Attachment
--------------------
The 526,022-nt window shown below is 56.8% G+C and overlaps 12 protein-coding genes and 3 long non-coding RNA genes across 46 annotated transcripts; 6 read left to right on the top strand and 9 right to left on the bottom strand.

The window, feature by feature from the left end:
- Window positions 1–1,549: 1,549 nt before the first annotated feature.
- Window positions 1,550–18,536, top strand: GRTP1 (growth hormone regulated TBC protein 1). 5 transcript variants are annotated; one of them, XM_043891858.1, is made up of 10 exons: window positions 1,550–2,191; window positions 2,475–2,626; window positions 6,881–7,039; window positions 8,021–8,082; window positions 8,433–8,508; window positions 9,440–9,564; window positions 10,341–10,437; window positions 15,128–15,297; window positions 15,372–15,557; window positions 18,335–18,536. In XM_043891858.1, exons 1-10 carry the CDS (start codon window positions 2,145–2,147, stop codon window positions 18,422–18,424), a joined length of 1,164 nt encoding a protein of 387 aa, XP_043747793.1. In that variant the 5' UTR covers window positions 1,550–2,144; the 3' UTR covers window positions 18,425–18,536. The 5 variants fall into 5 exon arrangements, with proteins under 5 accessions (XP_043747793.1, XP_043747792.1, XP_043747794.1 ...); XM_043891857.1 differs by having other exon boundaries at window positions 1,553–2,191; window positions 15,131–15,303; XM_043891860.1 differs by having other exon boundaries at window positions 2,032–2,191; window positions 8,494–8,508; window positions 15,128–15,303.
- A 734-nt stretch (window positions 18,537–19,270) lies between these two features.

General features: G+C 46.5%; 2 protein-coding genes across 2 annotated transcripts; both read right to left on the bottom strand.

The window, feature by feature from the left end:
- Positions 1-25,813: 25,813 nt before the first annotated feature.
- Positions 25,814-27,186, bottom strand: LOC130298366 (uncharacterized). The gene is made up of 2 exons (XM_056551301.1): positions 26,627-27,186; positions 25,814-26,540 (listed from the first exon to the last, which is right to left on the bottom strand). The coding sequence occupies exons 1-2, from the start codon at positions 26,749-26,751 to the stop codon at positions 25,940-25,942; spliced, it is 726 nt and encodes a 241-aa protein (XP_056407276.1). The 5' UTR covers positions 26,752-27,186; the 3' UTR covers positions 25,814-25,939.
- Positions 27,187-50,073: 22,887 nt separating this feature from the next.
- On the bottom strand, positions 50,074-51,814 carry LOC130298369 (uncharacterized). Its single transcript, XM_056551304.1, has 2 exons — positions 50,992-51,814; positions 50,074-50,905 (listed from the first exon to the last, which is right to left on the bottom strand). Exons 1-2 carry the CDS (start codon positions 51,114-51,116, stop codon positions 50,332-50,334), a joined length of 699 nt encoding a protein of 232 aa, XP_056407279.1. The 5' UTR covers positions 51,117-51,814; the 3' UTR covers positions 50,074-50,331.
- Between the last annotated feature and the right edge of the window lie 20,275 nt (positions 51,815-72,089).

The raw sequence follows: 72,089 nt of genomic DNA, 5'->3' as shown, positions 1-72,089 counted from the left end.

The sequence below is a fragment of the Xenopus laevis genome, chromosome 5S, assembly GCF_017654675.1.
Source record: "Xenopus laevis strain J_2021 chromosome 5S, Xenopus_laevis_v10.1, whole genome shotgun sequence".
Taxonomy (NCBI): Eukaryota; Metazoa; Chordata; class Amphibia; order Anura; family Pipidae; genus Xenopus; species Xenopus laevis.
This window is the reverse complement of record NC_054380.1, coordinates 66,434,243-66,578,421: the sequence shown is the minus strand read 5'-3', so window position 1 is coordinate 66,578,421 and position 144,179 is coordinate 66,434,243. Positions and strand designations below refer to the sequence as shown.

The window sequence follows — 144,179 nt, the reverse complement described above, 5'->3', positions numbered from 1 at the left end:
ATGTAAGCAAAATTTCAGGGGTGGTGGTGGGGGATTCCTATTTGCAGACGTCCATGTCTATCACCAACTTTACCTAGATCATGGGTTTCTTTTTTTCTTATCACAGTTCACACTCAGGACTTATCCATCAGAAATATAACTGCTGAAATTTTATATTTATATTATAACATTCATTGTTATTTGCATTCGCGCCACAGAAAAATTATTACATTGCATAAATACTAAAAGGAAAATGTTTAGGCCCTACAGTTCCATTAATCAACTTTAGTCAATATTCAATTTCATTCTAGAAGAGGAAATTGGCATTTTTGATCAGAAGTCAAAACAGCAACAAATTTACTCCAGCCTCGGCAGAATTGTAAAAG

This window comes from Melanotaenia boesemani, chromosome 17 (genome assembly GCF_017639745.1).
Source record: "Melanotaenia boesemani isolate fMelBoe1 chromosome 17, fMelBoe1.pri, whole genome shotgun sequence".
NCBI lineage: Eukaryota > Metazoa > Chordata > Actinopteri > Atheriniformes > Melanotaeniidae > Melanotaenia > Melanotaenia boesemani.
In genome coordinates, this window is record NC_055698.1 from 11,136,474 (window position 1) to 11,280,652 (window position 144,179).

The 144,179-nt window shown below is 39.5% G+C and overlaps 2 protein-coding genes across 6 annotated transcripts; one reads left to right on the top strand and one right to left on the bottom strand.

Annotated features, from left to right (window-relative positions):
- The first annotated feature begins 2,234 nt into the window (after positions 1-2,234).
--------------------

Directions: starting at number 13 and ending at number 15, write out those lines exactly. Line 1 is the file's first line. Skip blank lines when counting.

The raw sequence follows: 72,089 nt of genomic DNA, 5'->3' as shown, positions 1-72,089 counted from the left end.

The sequence below is a fragment of the Xenopus laevis genome, chromosome 5S, assembly GCF_017654675.1.
Source record: "Xenopus laevis strain J_2021 chromosome 5S, Xenopus_laevis_v10.1, whole genome shotgun sequence".